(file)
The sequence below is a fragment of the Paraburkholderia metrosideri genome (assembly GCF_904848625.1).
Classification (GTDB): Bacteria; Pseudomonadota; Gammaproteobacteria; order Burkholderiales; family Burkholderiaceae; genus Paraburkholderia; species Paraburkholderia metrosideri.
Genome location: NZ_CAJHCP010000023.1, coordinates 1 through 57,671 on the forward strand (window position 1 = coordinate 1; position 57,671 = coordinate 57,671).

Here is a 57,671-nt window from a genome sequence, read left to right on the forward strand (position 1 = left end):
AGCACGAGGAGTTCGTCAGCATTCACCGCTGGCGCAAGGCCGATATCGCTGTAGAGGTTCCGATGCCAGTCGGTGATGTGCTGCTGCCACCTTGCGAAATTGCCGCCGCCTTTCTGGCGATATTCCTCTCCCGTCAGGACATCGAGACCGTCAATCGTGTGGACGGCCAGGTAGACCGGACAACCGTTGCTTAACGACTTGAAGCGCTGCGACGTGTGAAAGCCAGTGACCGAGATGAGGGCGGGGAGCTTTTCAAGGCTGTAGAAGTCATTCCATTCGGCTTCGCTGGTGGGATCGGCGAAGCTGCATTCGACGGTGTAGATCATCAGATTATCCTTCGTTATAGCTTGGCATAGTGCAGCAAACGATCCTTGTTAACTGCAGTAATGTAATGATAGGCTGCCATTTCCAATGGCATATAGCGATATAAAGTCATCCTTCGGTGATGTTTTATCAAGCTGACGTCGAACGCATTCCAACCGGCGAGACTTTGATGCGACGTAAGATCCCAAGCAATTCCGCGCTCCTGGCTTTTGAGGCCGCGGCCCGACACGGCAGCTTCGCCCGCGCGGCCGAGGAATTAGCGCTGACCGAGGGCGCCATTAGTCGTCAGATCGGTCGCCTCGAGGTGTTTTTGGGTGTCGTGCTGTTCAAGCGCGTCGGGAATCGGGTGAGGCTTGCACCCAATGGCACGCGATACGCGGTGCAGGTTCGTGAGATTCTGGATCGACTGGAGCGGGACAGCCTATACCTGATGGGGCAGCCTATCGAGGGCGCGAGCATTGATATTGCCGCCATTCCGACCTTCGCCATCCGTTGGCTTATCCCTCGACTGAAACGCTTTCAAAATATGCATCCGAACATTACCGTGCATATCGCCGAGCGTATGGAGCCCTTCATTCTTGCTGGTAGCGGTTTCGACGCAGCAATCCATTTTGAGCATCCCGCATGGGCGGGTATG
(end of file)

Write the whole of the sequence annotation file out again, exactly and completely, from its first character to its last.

The sequence below is a fragment of the Paraburkholderia metrosideri genome (assembly GCF_904848625.1).
Classification (GTDB): Bacteria; Pseudomonadota; Gammaproteobacteria; order Burkholderiales; family Burkholderiaceae; genus Paraburkholderia; species Paraburkholderia metrosideri.
Genome location: NZ_CAJHCP010000023.1, coordinates 1 through 57,671 on the forward strand (window position 1 = coordinate 1; position 57,671 = coordinate 57,671).

Here is a 57,671-nt window from a genome sequence, read left to right on the forward strand (position 1 = left end):
AGCACGAGGAGTTCGTCAGCATTCACCGCTGGCGCAAGGCCGATATCGCTGTAGAGGTTCCGATGCCAGTCGGTGATGTGCTGCTGCCACCTTGCGAAATTGCCGCCGCCTTTCTGGCGATATTCCTCTCCCGTCAGGACATCGAGACCGTCAATCGTGTGGACGGCCAGGTAGACCGGACAACCGTTGCTTAACGACTTGAAGCGCTGCGACGTGTGAAAGCCAGTGACCGAGATGAGGGCGGGGAGCTTTTCAAGGCTGTAGAAGTCATTCCATTCGGCTTCGCTGGTGGGATCGGCGAAGCTGCATTCGACGGTGTAGATCATCAGATTATCCTTCGTTATAGCTTGGCATAGTGCAGCAAACGATCCTTGTTAACTGCAGTAATGTAATGATAGGCTGCCATTTCCAATGGCATATAGCGATATAAAGTCATCCTTCGGTGATGTTTTATCAAGCTGACGTCGAACGCATTCCAACCGGCGAGACTTTGATGCGACGTAAGATCCCAAGCAATTCCGCGCTCCTGGCTTTTGAGGCCGCGGCCCGACACGGCAGCTTCGCCCGCGCGGCCGAGGAATTAGCGCTGACCGAGGGCGCCATTAGTCGTCAGATCGGTCGCCTCGAGGTGTTTTTGGGTGTCGTGCTGTTCAAGCGCGTCGGGAATCGGGTGAGGCTTGCACCCAATGGCACGCGATACGCGGTGCAGGTTCGTGAGATTCTGGATCGACTGGAGCGGGACAGCCTATACCTGATGGGGCAGCCTATCGAGGGCGCGAGCATTGATATTGCCGCCATTCCGACCTTCGCCATCCGTTGGCTTATCCCTCGACTGAAACGCTTTCAAAATATGCATCCGAACATTACCGTGCATATCGCCGAGCGTATGGAGCCCTTCATTCTTGCTGGTAGCGGTTTCGACGCAGCAATCCATTTTGAGCATCCCGCATGGGCGGGTATG